Become a BAS Master (February 2000)
This planning is required to take advantage of the continuing standardization and acceptance of certain BAS “open protocols.” As these open protocols hold out the promise of simpler and more efficient BAS operation, they also require some decisions. Although it is too early to make all the decisions, it is not too early to form the basis for an enterprise migration to an open protocol BAS.
What is an Open Protocol?An open protocol is a publicly available plan of data communication labels and procedures that defines the way a data network transmits and processes information. The universal acceptance of an open protocol promises to greatly simplify the purchasing, installation, operation, and repair of modern digital BAS systems. Instead of different terms for the same item or action, there would be only one, simplifying training and operation. Different vendors could bid on components for a new project knowing that the components would work together. Likewise, repair parts could be purchased from a variety of competing manufacturers. Finally, any new system would communicate with existing systems like a new telephone plugs into an existing wall jack.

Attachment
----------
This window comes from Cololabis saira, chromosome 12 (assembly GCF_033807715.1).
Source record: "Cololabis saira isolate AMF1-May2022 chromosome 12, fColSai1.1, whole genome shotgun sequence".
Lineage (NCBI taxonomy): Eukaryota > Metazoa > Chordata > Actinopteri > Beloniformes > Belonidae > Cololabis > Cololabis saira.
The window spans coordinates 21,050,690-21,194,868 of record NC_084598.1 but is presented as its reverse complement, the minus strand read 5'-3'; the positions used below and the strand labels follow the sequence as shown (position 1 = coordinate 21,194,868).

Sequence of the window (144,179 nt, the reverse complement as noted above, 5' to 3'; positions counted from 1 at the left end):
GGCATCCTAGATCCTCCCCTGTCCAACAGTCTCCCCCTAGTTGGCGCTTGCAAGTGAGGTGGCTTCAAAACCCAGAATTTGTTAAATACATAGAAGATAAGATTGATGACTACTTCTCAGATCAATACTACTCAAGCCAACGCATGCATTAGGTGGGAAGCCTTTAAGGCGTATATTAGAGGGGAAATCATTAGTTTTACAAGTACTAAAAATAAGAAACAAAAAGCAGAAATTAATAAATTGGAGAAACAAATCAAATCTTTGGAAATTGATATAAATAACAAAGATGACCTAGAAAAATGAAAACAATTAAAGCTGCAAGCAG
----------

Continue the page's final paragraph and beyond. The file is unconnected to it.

The advantages of an open protocol can be summarized in terms of interoperability, integration, and interchangeability.
Interoperability and integration are terms easily confused. The key to understanding these terms is in defining the performance associated with them. Regardless of other definitions, for our purposes interoperability refers to the ability of a BAS system to utilize components of different manufacture at the system level (as opposed to the component or unit controller level). Interoperability allows complete monitoring and control of a distributed, multivendor EMCS from a single workstation with uniform commands, monitoring, and graphics. This quality allows the O&M staff to use a consistent graphical user interface (GUI) without retraining for each new system installed. It also allows new BAS systems to communicate with existing systems.